Edgar


Title: Re: JEJ's EN398 - How it actually looked.
Post by: Big_guy on June 22, 2009, 08:49:36 PM
Hi guys,

Good discussion going on here.  As this is a pet peeve of mine, I am in the process of writing up a small follow-up piece to a short modelling article on EN398 that is coming up in the next RT magazine (www.ipmscanada.com).  So here's some excerpts from what I've currently got written up:

This red vs. green maple leaf thing has strong evidence to support that it was always a red maple leaf as the RCAF-mandated marking, and nothing (that I've ever seen) to indicate the use of any other colour, official or otherwise.

There are (at least) two official and widespread national identification markings for RCAF Spitfires:

  • the official marking, which was an 8" decal, consisting of a 'veined' red maple leaf sitting an 7" Azure Blue disk, surrounded by a 1/2" Dark Blue ring.
  • the commonly-seen marking on Spitfires, a simple red leaf shape on a plain white disk, approximately 8" diameter.


(Note: I won't deny that a traditional red-white-blue roundel marking also existed; I've just never seen evidence of it on wartime aircraft.)

Without going into the evidentiary background in detail, the following helps establish the lineage of the red maple leaf:

  • the RCAF ensign, flying the red maple leaf roundel, was approved in 1940
  • in Feb 1943, the official blue-blue-red decal was approved for use on overseas operational aircraft
  • in Nov 1943, the RCAF ordered all units to fly the RCAF Ensign

Thus RCAF personnel were aware of and were conditioned to think in terms of a red maple leaf roundel to identify themselves to the world, well in time for airmen to consider it when designing the marking.

Why the red/white roundel evolved is anybody's guess - maybe it was designed first at the grass roots level (I once interviewed a 414 Sqn Mustang pilot who told me that his Spitfire pilot buddy first designed the marking), and then RCAF HQ got involved to standardize the marking, maybe there was a shortage of the original decals (a result of higher attrition than planned?), or maybe something like easier application with stencil/paint and better wear and durabilty.  Who knows at this point?  For sure they both existed and were in use at the same time by different units.  You definitely see variations in the red leaf shape on Spitfires, so it was not a standardized stencil or drawing that was being used for the paint job.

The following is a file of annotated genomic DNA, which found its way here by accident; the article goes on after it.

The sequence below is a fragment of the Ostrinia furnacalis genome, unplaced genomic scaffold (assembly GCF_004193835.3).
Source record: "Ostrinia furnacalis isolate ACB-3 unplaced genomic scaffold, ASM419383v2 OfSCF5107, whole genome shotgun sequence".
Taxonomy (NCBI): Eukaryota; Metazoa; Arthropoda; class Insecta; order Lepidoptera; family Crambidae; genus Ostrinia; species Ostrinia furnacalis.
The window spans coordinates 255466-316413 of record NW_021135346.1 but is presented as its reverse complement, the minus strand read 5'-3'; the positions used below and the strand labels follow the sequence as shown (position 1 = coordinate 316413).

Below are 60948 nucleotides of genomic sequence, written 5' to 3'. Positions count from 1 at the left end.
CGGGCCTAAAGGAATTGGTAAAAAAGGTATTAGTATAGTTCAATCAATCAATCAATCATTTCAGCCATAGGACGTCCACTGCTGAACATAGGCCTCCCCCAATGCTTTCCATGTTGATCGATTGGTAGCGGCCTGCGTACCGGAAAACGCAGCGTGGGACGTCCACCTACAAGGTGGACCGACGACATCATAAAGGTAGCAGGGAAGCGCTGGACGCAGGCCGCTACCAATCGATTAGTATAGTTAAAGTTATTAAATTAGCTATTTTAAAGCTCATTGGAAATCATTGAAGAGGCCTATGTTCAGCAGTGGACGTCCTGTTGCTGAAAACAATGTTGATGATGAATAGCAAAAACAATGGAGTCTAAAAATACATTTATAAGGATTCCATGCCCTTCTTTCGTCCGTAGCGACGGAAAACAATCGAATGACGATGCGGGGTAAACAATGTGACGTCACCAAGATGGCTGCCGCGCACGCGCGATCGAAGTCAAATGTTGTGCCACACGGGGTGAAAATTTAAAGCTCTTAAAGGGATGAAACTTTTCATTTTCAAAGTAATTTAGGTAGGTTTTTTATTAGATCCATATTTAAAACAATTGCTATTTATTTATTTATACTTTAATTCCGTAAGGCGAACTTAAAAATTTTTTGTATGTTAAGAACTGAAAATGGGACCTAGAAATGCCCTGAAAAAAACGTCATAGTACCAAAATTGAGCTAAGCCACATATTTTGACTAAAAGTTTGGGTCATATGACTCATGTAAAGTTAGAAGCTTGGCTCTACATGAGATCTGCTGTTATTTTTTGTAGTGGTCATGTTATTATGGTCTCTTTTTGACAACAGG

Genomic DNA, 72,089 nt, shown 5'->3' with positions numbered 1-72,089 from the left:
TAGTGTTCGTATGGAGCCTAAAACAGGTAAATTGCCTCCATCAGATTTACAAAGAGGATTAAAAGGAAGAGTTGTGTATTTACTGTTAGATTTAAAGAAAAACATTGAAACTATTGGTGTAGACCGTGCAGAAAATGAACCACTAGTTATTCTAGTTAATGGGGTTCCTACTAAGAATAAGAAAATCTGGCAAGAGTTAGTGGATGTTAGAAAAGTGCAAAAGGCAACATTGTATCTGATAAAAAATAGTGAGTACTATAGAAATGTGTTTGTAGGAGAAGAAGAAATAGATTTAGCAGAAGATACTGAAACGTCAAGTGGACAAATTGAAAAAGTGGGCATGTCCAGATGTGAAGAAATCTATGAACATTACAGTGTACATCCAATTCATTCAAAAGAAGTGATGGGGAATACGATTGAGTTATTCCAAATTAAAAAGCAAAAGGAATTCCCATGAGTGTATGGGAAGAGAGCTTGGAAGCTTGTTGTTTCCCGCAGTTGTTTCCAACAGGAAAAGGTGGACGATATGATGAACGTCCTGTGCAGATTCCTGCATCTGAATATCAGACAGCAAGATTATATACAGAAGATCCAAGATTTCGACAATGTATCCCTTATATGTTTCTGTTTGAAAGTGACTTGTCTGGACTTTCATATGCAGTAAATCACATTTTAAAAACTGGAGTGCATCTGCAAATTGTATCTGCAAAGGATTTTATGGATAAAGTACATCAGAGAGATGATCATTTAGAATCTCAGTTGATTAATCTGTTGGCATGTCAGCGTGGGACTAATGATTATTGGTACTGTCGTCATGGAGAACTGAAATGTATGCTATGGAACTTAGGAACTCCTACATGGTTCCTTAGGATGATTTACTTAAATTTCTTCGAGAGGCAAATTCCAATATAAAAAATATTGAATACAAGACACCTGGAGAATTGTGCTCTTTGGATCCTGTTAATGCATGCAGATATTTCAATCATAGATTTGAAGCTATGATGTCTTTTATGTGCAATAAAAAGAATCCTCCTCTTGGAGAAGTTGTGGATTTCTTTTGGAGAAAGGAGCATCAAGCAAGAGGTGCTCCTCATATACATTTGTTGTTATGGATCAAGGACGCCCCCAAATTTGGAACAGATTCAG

Perhaps contributing to the issue is that during the First World War, RAF No. 5 (AC) Sqn worked closely with the Canadian Corps. Consequently, they adopted a green maple leaf as the unit badge, which was approved in June 1937.  So why did 5 Sqn choose green?  Why not?  The British knew what colour leaves were, and we certainly didn’t have any reason or place to challenge that assertion.  Maybe that is where the green leaf idea originated?  Or possibly the original 1/72 Airfix kit with JE-J and a green leaf, plus flawed assumptions by now-ancient resources like the Harleyford Spitfire book and the Profile series booklet, showed a green maple leaf on JE-J, are other possible culprits in how the urban legend got started.

And incidentally, for the red maple leaf marking, a number of profile drawings and model decal sheets are using Canada's flag maple leaf as the pattern.  This is wrong, as the current leaf was not in use until 1965, when it was designed for our new (current) national flag. The WW II markings were a lot less stylized, and a lot more like a natural (real) maple leaf.

Hope this helps the discussion!

Cheers,

Steve Sauvé
Ottawa, Canada


Title: Re: JEJ's EN398 - How it actually looked.
Post by: dragoonpvw on June 22, 2009, 10:16:36 PM
Steve, where does that leave Bob Morrow.
 To quote Bob of 402 Squadron..
Quote
On May 16, 1942 we moved to Kenley Surrey, and set about serious business. On May 31, we moved to Redhill in the Kenley Sector.
   When we were at Redhill, I introduced the logo of a red Maple Leaf in a white nine-inch circle. My rationale was that the Poles had their insignia, so why not the RCAF? RCAF headquarters liked the idea